Visual crowding

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Crowding makes a target that is easily recognizable in isolation, unrecognizable in clutter. When looking directly at the ‘+’ the letter ‘N’ presented in the right is more easily recognized than the N in the clutter ‘KND’

Visual crowding is the inability to view a target stimulus distinctly when presented in a clutter. Crowding impairs the ability to discriminate object features and contours among flankers, which in turn impairs people's ability to respond appropriately to the target stimulus.[1]

An operational definition of crowding explains what crowding is and how it is different from similar effects such as masking, lateral interaction and surround suppression; effects that make the target more challenging to see as well. There are different criteria that are used to differentiate crowding from these other effects. Firstly, crowding makes it difficult to identify an object but not detecting it among the clutter.[2][3][4] Crowded objects are collectively perceived to have high contrast, but they remain indistinct. The eccentricity of the target and the distance between the target and flankers influence crowding. As the distance between the target and the flankers' increases at a given eccentricity the ability to detect the target also improves as the eccentricity of a target is increased the more it pops out from the flankers and the more easily it is identified.[5]

Crowding is anisotropic, which means it has different values when measured in different directions. Radially positioned flankers make it harder to identify the target than tangentially positioned ones.[6] Crowding is stronger in the upper field of the four quadrants than the lower ones.[7] A recent study tells us that crowding is intense where the distractor and the target are in the same visual field than when they are in separate visual fields despite equal retinal distance.[8] Crowding is also asymmetrical meaning that a single flanker at an eccentric locus higher than the target makes it harder to identify the target than the single flanker at an eccentric locus closer to the fovea.[5] Crowding is not just a spatial phenomenon it happens over time as well, when a target is moving it is found to be more crowded when the flankers are leading than when they follow the target.[9]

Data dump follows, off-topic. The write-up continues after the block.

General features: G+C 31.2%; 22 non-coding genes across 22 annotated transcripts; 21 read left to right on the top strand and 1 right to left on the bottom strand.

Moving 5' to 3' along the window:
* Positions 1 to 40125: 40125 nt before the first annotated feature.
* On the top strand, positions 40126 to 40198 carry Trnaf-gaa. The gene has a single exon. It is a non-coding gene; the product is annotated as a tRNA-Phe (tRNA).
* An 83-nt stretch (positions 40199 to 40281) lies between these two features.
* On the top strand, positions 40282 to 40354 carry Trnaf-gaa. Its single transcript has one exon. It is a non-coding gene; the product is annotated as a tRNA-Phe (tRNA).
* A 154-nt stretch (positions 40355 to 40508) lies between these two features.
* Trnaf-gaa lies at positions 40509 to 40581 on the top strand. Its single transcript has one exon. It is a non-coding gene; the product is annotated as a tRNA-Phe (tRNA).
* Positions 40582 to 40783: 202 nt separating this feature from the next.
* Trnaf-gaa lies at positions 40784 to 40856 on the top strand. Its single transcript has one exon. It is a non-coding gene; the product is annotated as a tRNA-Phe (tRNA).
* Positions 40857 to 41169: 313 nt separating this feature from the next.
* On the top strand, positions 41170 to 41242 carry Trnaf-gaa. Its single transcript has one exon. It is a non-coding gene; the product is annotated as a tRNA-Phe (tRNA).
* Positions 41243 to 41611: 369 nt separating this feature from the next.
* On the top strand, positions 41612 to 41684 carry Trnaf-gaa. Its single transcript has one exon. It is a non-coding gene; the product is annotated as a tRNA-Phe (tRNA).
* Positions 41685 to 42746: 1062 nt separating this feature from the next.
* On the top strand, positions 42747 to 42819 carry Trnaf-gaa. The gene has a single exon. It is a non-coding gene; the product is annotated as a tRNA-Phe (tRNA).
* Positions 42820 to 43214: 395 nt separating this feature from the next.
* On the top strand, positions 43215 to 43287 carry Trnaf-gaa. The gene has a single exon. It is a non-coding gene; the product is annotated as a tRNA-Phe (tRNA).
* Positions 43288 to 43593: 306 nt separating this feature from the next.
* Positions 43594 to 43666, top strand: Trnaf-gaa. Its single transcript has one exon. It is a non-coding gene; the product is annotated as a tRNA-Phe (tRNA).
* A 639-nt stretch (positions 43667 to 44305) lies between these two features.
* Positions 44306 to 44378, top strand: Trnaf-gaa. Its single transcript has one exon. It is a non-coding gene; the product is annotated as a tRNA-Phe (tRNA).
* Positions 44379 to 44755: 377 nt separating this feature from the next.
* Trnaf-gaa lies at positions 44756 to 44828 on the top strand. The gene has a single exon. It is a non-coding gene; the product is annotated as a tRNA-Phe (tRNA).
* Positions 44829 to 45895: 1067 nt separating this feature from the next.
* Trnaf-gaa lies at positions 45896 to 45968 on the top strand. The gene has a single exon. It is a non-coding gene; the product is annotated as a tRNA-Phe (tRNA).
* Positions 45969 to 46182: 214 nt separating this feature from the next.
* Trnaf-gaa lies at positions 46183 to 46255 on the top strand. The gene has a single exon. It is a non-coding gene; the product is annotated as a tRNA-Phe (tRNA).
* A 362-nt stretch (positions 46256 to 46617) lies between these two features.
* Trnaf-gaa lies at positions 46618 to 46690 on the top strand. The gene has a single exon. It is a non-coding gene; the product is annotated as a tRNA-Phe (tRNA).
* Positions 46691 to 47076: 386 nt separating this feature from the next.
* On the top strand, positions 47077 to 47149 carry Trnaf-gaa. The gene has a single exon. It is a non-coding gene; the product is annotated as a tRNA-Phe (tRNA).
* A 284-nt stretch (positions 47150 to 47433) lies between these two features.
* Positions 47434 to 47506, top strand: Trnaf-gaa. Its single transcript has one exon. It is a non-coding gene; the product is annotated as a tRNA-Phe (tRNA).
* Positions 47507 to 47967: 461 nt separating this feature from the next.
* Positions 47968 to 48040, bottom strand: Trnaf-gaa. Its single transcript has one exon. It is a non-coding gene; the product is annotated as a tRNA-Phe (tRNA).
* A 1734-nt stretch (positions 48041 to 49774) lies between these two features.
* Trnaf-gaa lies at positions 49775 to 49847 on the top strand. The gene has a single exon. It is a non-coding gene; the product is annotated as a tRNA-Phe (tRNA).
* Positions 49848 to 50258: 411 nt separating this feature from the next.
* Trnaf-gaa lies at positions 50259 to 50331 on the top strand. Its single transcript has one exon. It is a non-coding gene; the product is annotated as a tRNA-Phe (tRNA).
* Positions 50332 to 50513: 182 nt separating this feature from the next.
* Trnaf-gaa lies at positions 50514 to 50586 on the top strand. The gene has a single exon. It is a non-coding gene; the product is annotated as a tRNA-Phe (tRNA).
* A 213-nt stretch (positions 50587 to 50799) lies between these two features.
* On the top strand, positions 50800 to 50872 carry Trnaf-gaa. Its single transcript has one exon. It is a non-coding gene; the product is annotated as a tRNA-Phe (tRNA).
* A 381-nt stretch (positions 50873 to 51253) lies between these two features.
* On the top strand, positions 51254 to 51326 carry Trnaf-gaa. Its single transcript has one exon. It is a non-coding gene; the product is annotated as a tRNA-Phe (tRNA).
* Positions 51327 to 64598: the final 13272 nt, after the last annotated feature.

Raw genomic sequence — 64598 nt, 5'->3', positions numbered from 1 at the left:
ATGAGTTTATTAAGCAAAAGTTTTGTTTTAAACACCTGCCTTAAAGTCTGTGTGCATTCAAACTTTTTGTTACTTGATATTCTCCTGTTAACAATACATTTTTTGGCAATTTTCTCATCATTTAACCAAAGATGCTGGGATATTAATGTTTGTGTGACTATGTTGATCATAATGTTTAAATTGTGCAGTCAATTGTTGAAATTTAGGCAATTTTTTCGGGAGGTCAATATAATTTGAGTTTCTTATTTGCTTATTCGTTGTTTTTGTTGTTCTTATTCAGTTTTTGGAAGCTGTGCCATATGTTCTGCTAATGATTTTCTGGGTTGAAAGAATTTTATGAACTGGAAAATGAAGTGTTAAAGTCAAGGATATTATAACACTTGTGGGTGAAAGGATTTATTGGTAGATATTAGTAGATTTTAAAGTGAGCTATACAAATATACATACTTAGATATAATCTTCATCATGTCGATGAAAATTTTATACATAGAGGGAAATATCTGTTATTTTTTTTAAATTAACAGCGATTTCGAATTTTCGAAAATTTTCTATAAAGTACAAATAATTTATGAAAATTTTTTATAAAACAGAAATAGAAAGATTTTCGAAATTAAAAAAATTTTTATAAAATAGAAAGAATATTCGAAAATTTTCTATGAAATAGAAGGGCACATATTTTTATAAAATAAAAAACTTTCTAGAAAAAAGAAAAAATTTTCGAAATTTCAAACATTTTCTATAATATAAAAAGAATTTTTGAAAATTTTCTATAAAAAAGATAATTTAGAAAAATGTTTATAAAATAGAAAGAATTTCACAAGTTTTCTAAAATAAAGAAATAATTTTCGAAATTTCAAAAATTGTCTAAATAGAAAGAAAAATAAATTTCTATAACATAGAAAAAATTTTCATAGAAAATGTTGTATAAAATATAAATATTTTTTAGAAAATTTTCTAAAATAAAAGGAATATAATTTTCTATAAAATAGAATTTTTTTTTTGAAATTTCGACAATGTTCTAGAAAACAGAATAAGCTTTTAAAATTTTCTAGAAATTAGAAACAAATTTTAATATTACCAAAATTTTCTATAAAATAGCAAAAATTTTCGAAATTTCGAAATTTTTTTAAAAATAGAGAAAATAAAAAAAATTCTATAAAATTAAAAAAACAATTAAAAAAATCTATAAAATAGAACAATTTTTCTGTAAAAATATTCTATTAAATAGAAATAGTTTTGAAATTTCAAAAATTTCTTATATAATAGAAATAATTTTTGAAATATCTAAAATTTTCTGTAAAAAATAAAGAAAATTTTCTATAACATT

Information that survives crowding[edit]

There is much information that gets through to peoples conscious even under the circumstances of crowding these include the appearance of a feature, people can easily perceive the appearance of a feature but cannot identify or discriminate the changes in this feature.[2][3][4][10] Secondly, After effects from adaptation survive crowding, adapting to a target in a crowded stimulus can help people form an orientation[8] and track the motion of the target.[11][12] Next is combined orientation, even though people are not able to tell the individual orientation of a target stimulus in a crowded setting, they can reliably report an average combined orientation of the stimulus, which means that the orientation signals from the target stimulus are combined than lost.[13]

Some target identity information survives crowding, people can identify more correct targets from a crowded setting when they are asked to report information on both the target and the flanker. Sometimes certain information such as the target information is lost, but the people are able to make better "target “ responses in this condition. Some information on the target is preserved, but most of the times the location information is lost.[14][15][16]